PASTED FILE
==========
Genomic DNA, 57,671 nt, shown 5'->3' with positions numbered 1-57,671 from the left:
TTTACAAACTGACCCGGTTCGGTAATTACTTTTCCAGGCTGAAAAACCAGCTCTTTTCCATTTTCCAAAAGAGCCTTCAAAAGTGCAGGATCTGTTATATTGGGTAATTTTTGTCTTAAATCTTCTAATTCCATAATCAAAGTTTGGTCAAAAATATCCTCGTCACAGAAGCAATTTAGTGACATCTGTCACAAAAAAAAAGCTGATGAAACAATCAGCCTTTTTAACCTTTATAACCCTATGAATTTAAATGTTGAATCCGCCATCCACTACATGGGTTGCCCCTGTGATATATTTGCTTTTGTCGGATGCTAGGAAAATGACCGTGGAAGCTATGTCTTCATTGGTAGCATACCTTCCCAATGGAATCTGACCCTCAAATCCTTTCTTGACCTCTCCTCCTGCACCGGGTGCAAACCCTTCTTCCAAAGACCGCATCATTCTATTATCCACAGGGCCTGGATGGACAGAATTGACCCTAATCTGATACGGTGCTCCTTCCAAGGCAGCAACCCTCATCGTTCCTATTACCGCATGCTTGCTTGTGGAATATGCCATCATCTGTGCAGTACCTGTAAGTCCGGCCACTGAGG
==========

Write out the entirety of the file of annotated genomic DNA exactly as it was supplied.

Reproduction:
Genomic DNA, 57,671 nt, shown 5'->3' with positions numbered 1-57,671 from the left:
TTTACAAACTGACCCGGTTCGGTAATTACTTTTCCAGGCTGAAAAACCAGCTCTTTTCCATTTTCCAAAAGAGCCTTCAAAAGTGCAGGATCTGTTATATTGGGTAATTTTTGTCTTAAATCTTCTAATTCCATAATCAAAGTTTGGTCAAAAATATCCTCGTCACAGAAGCAATTTAGTGACATCTGTCACAAAAAAAAAGCTGATGAAACAATCAGCCTTTTTAACCTTTATAACCCTATGAATTTAAATGTTGAATCCGCCATCCACTACATGGGTTGCCCCTGTGATATATTTGCTTTTGTCGGATGCTAGGAAAATGACCGTGGAAGCTATGTCTTCATTGGTAGCATACCTTCCCAATGGAATCTGACCCTCAAATCCTTTCTTGACCTCTCCTCCTGCACCGGGTGCAAACCCTTCTTCCAAAGACCGCATCATTCTATTATCCACAGGGCCTGGATGGACAGAATTGACCCTAATCTGATACGGTGCTCCTTCCAAGGCAGCAACCCTCATCGTTCCTATTACCGCATGCTTGCTTGTGGAATATGCCATCATCTGTGCAGTACCTGTAAGTCCGGCCACTGAGG